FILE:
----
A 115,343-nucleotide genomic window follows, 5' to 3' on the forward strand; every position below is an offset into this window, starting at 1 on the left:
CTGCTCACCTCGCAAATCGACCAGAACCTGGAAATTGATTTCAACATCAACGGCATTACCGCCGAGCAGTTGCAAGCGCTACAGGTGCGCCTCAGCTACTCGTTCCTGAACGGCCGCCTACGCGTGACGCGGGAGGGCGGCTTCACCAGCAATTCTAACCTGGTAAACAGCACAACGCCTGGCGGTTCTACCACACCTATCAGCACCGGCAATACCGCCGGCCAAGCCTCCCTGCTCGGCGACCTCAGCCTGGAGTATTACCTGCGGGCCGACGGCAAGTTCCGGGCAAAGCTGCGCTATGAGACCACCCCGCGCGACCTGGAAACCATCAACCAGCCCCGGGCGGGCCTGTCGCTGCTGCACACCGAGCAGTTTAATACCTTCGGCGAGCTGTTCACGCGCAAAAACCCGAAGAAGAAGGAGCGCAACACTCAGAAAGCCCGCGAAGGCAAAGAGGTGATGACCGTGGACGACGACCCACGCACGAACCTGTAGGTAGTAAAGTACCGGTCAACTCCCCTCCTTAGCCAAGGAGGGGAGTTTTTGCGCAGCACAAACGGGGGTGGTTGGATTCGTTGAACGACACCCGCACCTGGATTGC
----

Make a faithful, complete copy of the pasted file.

A 115,343-nucleotide genomic window follows, 5' to 3' on the forward strand; every position below is an offset into this window, starting at 1 on the left:
CTGCTCACCTCGCAAATCGACCAGAACCTGGAAATTGATTTCAACATCAACGGCATTACCGCCGAGCAGTTGCAAGCGCTACAGGTGCGCCTCAGCTACTCGTTCCTGAACGGCCGCCTACGCGTGACGCGGGAGGGCGGCTTCACCAGCAATTCTAACCTGGTAAACAGCACAACGCCTGGCGGTTCTACCACACCTATCAGCACCGGCAATACCGCCGGCCAAGCCTCCCTGCTCGGCGACCTCAGCCTGGAGTATTACCTGCGGGCCGACGGCAAGTTCCGGGCAAAGCTGCGCTATGAGACCACCCCGCGCGACCTGGAAACCATCAACCAGCCCCGGGCGGGCCTGTCGCTGCTGCACACCGAGCAGTTTAATACCTTCGGCGAGCTGTTCACGCGCAAAAACCCGAAGAAGAAGGAGCGCAACACTCAGAAAGCCCGCGAAGGCAAAGAGGTGATGACCGTGGACGACGACCCACGCACGAACCTGTAGGTAGTAAAGTACCGGTCAACTCCCCTCCTTAGCCAAGGAGGGGAGTTTTTGCGCAGCACAAACGGGGGTGGTTGGATTCGTTGAACGACACCCGCACCTGGATTGC